From here, the list goes on to include a number of other items.
But to be realistic, ingredients located this far down the list (other than nutritional supplements) are not likely to affect the overall rating of this product.
With three notable exceptions…
First, flaxseed meal is one of the best plant-based sources of healthy omega-3 fatty acids. Flax meal is particularly rich in soluble fiber.
However, flaxseed contains about 19% protein, a factor that must be considered when judging the actual meat content of this dog food.
Next, garlic can be a controversial item. Although most experts favor the ingredient for its numerous health benefits, garlic (in rare cases) has been linked to Heinz body anemia in dogs.2
However, the limited professional literature we surveyed provided no definitive warnings regarding the use of garlic — especially when used in small amounts (as it likely is here).
And lastly, this food also contains chelated minerals, minerals that have been chemically attached to protein. This makes them easier to absorb. Chelated minerals are usually found in better dog foods.
Castor and Pollux Organix Grain Free
Canned Dog Food
The Bottom Line
Judging by its ingredients alone, Castor and Pollux Organix Grain Free looks like an above-average canned dog food.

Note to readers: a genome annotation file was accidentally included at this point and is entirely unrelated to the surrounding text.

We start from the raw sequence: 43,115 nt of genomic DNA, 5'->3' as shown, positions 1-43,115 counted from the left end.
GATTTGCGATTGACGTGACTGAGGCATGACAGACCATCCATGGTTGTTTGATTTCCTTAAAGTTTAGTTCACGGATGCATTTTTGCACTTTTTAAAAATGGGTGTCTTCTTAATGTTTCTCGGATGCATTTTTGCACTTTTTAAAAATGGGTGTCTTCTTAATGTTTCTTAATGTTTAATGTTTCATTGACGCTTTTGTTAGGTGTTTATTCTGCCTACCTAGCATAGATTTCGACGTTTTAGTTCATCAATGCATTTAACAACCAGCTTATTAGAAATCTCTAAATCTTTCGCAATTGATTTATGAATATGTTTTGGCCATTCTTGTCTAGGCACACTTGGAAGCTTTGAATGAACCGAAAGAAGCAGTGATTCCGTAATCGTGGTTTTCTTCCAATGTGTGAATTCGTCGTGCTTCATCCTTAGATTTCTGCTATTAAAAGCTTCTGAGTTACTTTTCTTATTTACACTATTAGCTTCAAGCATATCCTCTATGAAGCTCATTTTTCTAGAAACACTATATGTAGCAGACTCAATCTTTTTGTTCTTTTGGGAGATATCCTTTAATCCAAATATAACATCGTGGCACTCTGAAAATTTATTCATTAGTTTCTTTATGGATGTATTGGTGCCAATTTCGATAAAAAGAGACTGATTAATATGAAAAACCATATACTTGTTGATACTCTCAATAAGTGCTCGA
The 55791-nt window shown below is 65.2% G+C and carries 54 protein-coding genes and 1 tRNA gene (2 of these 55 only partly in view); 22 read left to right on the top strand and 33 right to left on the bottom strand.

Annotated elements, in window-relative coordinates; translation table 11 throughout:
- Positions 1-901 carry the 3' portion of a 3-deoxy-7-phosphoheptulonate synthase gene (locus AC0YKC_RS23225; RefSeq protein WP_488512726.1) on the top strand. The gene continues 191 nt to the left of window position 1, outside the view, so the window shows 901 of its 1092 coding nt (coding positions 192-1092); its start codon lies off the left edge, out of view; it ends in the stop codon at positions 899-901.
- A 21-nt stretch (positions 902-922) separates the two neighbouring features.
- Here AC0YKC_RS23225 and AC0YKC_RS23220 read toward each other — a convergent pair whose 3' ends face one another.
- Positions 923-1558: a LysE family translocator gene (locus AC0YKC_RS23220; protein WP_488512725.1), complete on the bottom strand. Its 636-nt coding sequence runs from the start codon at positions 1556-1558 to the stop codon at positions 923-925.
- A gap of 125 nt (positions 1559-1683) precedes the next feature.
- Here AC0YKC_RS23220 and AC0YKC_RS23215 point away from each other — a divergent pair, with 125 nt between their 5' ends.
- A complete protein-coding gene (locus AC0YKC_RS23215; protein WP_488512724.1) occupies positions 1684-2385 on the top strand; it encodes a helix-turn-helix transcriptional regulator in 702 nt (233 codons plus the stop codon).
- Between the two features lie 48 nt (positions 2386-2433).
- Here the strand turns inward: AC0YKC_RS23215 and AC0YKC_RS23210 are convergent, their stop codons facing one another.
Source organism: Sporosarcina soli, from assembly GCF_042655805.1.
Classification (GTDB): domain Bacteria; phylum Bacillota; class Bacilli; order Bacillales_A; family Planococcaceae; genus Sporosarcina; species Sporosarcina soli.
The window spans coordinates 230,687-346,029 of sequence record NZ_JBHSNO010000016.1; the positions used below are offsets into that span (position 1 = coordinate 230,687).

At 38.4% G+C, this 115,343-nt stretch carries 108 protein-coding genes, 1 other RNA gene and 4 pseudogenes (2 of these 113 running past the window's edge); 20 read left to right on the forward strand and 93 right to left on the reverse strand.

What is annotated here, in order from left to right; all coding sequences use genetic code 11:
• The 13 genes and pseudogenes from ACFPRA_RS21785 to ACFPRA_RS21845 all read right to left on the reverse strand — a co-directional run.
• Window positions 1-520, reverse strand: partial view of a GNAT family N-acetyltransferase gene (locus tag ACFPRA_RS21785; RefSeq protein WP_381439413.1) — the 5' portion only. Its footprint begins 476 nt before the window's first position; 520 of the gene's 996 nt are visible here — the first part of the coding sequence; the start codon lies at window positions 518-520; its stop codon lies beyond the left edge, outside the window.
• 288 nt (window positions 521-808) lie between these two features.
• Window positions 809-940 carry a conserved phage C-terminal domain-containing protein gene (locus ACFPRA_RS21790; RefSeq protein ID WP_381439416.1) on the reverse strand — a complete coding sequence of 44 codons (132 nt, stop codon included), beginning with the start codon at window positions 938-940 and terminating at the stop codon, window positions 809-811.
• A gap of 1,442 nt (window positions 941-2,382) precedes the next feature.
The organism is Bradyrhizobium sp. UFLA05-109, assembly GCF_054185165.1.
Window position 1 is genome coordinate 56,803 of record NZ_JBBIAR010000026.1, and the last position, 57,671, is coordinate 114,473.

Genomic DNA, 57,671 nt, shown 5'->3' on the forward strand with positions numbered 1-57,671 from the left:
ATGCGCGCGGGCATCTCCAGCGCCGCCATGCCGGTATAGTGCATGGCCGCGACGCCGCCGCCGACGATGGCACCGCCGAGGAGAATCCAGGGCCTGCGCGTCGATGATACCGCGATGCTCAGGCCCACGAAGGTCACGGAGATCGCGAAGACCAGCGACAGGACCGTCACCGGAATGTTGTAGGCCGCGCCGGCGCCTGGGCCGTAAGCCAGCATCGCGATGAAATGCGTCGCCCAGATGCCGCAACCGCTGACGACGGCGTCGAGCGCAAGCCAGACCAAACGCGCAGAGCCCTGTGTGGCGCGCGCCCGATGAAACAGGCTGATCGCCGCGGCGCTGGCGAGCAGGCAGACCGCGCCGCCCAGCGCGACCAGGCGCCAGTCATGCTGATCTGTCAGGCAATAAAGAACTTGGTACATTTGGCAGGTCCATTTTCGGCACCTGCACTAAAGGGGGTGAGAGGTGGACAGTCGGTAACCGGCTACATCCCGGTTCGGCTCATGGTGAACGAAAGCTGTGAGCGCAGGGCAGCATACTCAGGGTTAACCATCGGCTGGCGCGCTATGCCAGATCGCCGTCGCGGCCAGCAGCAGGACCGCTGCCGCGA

But ingredient quality by itself cannot tell the whole story. We still need to estimate the product’s meat content before determining a final rating.
As a group, the brand features an average protein content of 34% and a mean fat level of 28%. Together, these figures suggest a carbohydrate content of 30% for the overall product line.
And a fat-to-protein ratio of about 83%.
Below-average protein. Below-average fat. And above-average carbs when compared to a typical canned dog food.
When you consider the protein-boosting effects of the pea flour, flaxseed meal and rice protein concentrate contained in another recipe, this looks like the profile of a wet product containing just a moderate amount of meat.
Since this recipe contains a number of organic ingredients, we feel compelled to grant this line a more favorable status as we consider its final rating.
That’s because organic ingredients must comply with notably more stringent government standards — standards which significantly restrict the use of any synthetic pesticides, herbicides, insecticides, hormones or antibiotics.
Castor and Pollux Organix Grain Free is a meat-based canned dog food using a moderate amount of chicken or turkey as its main sources of animal protein, thus earning the brand 4 stars.
Please note certain recipes are sometimes given a higher or lower rating based upon our estimate of their total meat content.
Rice ingredients can sometimes contain arsenic. Until the US FDA establishes safe upper levels for arsenic content, pet owners may wish to limit the total amount of rice fed in a dog's daily diet.
A Final Word
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Notes and Updates
12/13/2011 Original review
06/14/2013 Review updated
06/14/2013 Last Update